Gamestyle Archive Intro: Daniel takes us on a unique perspective tour of New York as Spider-man in this game sequel. This review dates from September 2004.
To be honest, Spider-man 2 surprised Gamestyle. It isn’t every day a developer puts their best effort into a licensed videogame (knowing fans will soak it up regardless). But Activision brought their ‘A’ game for the web-slinger’s latest outing and in so doing went above and beyond the call of duty. Adopting an open approach, you are free to swing, jump and climb your way around an impressively huge rendition of New York City.
You ARE Spider-man; the city is yours to explore as you wish. And thanks to an absolutely superb web swinging system, getting around the city is one of the most enjoyable, exciting and downright addictive experiences Gamestyle has ever had. In spite of the seemingly complex nature of the web swinging (particularly if you choose ‘Manual Swinging’) a single button controls the whole thing. Pressing R2 fires out a web (assuming there is something for it to latch onto) and Spidey swoops into his swinging; pressing and holding the web button again fires a second web line, suspending you in mid-air. Release the button and you swing off ready to fire your web again and continue on like a pendulum. The result looks and feels exactly how it should – just like the movies. You can also jump between web lines to alter direction more quickly, use webs as zip lines to pull yourself forwards or hit the sprint button mid-swing for that extra burst of speed needed to find the upper reaches of the rooftops.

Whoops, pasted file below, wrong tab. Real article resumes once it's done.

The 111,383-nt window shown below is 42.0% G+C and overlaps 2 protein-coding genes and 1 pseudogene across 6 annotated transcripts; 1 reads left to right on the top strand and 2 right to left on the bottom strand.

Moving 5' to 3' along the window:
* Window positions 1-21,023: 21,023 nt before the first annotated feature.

Spider-man’s super physical abilities also allow you to jump exceptionally high (with a charged-up jump); and it’s easy (not to mention controllable) to leap from rooftop to rooftop. Should you ever miss, slip or even fall you can quickly zip off a web to catch yourself or swing to safety at the last second. Spidey will receive damage if your fall to street level is too severe, but he can survive some pretty stomach-churning drops. In order to not infuriate the player, Spider-man 2 puts no limit on the amount of webbing you use. However, a limitation is put on a Matrix-like slow-motion gauge that fills up over time so you cannot abuse it. Alongside your ‘Spider-sense’ (which will warn you of impending attacks and allow you to dodge them by tapping the Circle button) this Matrix-like feature slows everything down around you, giving you time to dodge punches and bullets while making your own attacks more effective.
The technical aspects of Spider-man 2 both disappoint and intrigue in equal measure. On first glance, the city looks aesthetically appalling. Buildings look like cardboard; traffic fades in and out; pedestrians have numerous clones of themselves all over the place. But the draw distance is incredible. It’s the lack of detail that keeps everything running smoothly. Textures are applied as they’re needed; far away scenery is blocky until you reach it. Actually, the entire city is streamed into view as and when it is needed. More impressively the 3-dimensional nature of the game world dictates that this stream-in flows upwards as well as horizontally. Likewise, from a great height traffic is rendered flat; but when you get down nearer to street level cars transition to ‘true’ 3D versions. A clever motion blur effect does a reasonable job of convincing you that it is all happening in real-time. The cityscape is far more visually impressive once day fades into night (those bland textures are less obvious amongst the twinkling lights). Of course if you really want to top off an evening of adventure nothing beats watching the sun rise the next morning perched high atop a skyscraper.